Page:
NC State to Lead $10M Initiative to Decarbonize Forest Products Industry
A group of researchers from the NC State Department of Forest Biomaterials has been selected to lead a $10 million, public-private research initiative aimed at reducing greenhouse gas emissions in the forest products industry.
Funded by the U.S. Department of Energy, the initiative belongs to the Clean Energy Manufacturing Innovation Institute known as EPIXC, or Electrified Processes for Industry Without Carbon.
EPIXC is a multi-institutional effort devoted to supporting the expanded use of clean electricity for process heating — the use of thermal energy to prepare materials for manufacturing — across a total of six industrial sectors.
Those sectors — iron and steel, chemicals, petroleum, food and beverage, forest products and cement — account for more than 30% of emissions in the United States, largely as a result of fossil fuel-driven process heating.
“Our goal is to achieve decarbonization through electrification and by accelerating energy efficiency improvements,” said Lokendra Pal, the EJ Woody Rice Associate Professor and a University Faculty Scholar in the Department of Forest Biomaterials at NC State.
Pal is leading the initiative at NC State alongside Med Byrd, Ronalds Gonzalez, Hasan Jameel, Frederick Laleicke, Lucian Lucia, Sunkyu Park and Richard Venditti, all professors in the Department of Forest Biomaterials.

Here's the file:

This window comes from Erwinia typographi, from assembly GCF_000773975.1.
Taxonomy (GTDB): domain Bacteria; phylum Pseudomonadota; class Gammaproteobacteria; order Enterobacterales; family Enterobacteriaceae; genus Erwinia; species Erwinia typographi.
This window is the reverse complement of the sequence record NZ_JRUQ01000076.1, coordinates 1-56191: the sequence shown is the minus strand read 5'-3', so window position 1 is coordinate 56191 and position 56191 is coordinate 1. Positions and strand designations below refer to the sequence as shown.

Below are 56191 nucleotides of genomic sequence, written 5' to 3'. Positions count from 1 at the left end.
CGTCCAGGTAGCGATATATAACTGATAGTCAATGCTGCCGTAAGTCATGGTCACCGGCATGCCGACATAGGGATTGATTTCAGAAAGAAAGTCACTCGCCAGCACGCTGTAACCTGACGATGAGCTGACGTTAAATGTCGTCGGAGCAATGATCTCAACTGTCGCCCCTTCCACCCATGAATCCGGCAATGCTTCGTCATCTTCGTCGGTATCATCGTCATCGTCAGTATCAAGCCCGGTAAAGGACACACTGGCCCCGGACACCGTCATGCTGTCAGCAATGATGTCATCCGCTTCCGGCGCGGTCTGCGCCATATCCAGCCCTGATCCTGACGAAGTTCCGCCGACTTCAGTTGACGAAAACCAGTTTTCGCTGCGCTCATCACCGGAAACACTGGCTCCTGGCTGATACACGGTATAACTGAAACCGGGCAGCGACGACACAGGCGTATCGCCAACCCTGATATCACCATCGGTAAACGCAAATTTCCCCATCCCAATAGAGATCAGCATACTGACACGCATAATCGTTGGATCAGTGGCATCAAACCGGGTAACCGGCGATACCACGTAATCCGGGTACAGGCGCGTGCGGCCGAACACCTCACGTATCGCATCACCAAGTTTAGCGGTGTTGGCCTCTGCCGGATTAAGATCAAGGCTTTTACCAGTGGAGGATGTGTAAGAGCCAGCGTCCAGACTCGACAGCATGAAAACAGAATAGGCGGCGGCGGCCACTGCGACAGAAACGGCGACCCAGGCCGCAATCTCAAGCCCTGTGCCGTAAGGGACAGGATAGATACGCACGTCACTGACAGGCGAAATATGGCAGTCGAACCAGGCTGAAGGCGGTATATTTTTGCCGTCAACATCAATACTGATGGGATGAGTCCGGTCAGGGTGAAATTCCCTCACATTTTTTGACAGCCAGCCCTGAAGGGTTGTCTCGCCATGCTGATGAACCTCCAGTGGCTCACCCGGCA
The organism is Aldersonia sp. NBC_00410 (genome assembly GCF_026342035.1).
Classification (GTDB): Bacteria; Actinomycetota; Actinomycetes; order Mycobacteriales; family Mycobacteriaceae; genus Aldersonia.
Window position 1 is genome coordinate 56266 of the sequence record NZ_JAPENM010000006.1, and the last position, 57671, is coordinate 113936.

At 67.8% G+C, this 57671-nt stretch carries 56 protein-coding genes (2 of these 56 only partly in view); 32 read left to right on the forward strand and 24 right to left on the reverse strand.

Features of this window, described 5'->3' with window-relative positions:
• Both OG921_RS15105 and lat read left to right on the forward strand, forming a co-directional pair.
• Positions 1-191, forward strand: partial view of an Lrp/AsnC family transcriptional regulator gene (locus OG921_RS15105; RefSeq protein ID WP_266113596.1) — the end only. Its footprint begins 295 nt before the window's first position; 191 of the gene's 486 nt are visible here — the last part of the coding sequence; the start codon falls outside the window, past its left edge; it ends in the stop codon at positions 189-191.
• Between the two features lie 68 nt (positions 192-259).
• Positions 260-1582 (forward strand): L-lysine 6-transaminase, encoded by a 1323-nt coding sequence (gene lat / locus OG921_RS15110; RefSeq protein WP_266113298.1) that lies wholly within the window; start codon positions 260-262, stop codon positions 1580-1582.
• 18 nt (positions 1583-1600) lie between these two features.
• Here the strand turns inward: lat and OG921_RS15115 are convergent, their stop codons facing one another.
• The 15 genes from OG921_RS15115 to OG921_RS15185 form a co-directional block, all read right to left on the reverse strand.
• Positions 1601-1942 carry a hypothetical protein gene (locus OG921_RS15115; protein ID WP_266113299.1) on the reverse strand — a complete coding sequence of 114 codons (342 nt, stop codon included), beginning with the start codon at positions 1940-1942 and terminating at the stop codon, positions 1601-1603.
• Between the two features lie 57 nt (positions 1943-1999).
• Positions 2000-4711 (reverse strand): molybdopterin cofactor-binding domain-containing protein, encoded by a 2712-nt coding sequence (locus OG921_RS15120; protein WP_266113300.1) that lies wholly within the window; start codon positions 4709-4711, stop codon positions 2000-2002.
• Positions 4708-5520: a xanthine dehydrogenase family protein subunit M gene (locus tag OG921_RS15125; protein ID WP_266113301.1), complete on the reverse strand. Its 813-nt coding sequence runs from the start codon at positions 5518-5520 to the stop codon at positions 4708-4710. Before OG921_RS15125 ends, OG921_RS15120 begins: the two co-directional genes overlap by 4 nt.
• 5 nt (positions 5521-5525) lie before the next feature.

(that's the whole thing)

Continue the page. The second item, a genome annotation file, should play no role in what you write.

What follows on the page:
The researchers plan to examine the impact of implementing clean electric power systems and efficient heating technologies on the carbon intensity of producing packaging products, tissue and hygiene products, and wood products.
“Our department is a global leader in research and educational excellence in manufacturing wood, pulp, paper, tissue and hygiene, and packaging products,” Pal said. “Our pilot test beds and strong industry support make it a unique place for the execution of this project.”
Many paper mills and sawmills across the United States utilize boilers to generate steam for the drying of paper and wood. Some of these boilers operate off the burning of fossil fuels such as coal and natural gas, a process that releases greenhouse gases into the atmosphere.
Pal and his colleagues will work to convert steam-based boilers into clean electric power systems, offering a more sustainable source of heating which doesn’t produce as many emissions whilst improving efficiency.
Meanwhile, they will also study the impact of utilizing plasma-based technologies and ultrasonic- and microwave-assisted heating systems to further promote the sustainable production of paper and wood products.
Pal and his NC State colleagues will work alongside researchers from a variety of universities and federal agencies as part of the five-year initiative. They will also recruit the assistance of industry partners to raise additional funding and to support the development and deployment processes.
“To achieve the decarbonization of the industrial sector, it’s crucial that we foster and nurture collaboration across the public-private spectrum,” Pal said. “These partnerships bridge the gap between research and commercialization.”
EPIXC is one of two Manufacturing USA Institutes involving researchers from the Department of Forest Biomaterials at NC State. Established in 2014, Manufacturing USA is a nationwide network of public-private partnerships that convenes business competitors, academic institutions and other stakeholders to help the United States secure global leadership in advanced manufacturing.
Key partners include Arizona State University, University of Texas at Austin, Missouri University of Science and Technology, Navajo Technical University, Pennsylvania State University, Stanford University, Texas A&M University, Tuskegee University, Idaho National Laboratory, National Renewable Energy Laboratory, National Energy Technology Laboratory, among others.
This post was originally published in College of Natural Resources News.